Tor (The Onion Router) has long been the go-to browser for people looking to protect their privacy when accessing various online destinations, and more and more people are using it to access Facebook.
According to the social network, more than 1 million people are currently using Tor to access Facebook, although only around 525,000 people did so in June 2015. What this means is that all these people are either using the Tor browser to access www.facebook.com or the Facebook Onion site, or they are using Orbot on Android.
The Facebook Onion site was announced in October 2014, accessible at https://facebookcorewwwi.onion/, but only via Tor-enabled browsers. Additionally, the Internet giant launched an .onion mobile site, and implemented Tor connectivity for it Android mobile app by enabling connections through Orbot.
People are already using Tor for a variety of reasons related to privacy, security and safety, and Facebook wants to make sure that they can also access its service securely. The growing number of people that access Facebook using the privacy network instead of a normal browser shows that the security option is welcomed.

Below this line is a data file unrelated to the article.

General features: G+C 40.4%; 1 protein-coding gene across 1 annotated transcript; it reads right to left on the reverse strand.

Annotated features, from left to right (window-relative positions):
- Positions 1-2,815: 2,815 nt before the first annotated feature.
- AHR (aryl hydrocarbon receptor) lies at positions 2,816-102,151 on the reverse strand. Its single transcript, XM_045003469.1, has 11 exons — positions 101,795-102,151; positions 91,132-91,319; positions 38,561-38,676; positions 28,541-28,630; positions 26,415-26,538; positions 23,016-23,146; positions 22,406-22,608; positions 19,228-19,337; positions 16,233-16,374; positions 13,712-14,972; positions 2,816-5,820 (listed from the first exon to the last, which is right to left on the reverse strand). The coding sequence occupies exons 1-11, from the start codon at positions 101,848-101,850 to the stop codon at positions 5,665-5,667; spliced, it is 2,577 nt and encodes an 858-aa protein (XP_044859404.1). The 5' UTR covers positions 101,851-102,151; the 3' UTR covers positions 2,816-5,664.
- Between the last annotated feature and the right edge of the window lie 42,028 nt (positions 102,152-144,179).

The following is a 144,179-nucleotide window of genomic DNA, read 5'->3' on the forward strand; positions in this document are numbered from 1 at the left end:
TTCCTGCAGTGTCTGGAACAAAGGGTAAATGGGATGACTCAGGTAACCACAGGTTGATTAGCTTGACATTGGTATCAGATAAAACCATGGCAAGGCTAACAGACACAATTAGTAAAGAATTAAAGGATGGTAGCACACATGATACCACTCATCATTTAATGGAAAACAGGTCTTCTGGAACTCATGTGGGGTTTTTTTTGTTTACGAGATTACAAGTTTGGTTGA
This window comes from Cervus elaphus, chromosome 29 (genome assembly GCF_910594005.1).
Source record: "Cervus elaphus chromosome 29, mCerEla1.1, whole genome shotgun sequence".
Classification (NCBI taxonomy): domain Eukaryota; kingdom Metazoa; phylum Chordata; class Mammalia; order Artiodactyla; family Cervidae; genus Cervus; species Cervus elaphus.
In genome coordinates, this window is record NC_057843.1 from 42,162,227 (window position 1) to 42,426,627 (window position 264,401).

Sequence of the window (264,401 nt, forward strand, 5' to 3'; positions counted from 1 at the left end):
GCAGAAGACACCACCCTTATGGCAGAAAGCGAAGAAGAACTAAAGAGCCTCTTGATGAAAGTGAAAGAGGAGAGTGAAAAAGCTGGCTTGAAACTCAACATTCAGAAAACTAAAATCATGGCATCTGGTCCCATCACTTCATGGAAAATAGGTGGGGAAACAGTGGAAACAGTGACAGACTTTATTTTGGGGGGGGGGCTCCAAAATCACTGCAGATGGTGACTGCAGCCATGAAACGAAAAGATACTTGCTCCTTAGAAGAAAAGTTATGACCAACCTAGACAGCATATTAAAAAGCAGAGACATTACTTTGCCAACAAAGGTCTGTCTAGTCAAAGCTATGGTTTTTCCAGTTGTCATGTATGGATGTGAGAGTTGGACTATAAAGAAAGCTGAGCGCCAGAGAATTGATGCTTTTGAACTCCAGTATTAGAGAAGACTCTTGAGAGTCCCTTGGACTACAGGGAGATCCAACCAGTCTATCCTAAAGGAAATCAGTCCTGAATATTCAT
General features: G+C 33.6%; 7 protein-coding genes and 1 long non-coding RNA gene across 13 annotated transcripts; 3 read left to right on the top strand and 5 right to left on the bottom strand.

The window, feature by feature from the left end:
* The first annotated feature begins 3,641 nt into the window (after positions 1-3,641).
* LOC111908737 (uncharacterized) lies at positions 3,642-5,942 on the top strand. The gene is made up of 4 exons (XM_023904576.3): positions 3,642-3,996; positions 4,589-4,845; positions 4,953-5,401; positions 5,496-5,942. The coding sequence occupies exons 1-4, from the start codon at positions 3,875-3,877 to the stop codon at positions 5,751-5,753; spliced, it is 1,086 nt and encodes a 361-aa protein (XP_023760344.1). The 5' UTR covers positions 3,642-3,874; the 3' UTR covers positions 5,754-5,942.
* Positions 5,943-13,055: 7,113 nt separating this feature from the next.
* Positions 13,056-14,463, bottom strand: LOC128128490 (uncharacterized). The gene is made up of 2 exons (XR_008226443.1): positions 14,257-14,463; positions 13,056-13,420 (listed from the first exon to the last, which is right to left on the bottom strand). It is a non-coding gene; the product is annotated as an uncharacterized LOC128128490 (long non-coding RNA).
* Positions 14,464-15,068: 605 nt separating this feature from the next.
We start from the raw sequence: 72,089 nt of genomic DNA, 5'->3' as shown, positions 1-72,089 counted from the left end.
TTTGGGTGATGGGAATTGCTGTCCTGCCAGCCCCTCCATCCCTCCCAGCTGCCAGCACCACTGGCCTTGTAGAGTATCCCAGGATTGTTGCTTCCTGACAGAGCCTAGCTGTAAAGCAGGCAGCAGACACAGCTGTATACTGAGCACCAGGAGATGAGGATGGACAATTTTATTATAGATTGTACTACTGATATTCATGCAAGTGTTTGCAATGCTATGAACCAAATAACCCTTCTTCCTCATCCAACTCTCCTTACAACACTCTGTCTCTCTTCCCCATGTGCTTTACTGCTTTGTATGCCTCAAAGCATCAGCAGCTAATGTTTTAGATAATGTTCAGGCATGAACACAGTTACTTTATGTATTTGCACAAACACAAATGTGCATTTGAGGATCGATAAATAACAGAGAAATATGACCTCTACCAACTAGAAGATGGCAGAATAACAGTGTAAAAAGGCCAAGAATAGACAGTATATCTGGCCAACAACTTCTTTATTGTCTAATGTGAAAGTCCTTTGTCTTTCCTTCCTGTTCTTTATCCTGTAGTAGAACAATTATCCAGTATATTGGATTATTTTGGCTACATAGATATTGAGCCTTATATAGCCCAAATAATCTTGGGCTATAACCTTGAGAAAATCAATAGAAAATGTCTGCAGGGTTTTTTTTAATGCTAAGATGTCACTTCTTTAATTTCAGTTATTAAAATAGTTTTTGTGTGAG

Alec Muffett, Software Engineer for Security Infrastructure at Facebook in London, explains that the number of people using Tor to access Facebook has grown – roughly linearly. “This growth is a reflection of the choices that people make to use Facebook over Tor, and the value that it provides them. We hope they will continue to provide feedback and help us keep improving,” Muffett says.
Historically, Facebook has shown a focus not only on the privacy and security of its users, but also on ensuring that as many people as possible can access its platform. While the social platform can’t offer details on what pushes users to access Facebook anonymously, reasons are plenty, starting with freedom of speech, especially in conflict areas around the world, where oppressive regimes are banning the use of social networks.
In October 2015, Facebook began notifying users on suspected account compromise from state-sponsored attacks. In December, the company pledged support for keeping the deprecated SHA-1 hash algorithm alive in older browser versions, after major browsers announced plans to start rejecting SHA-1 certificates before the end of this year.
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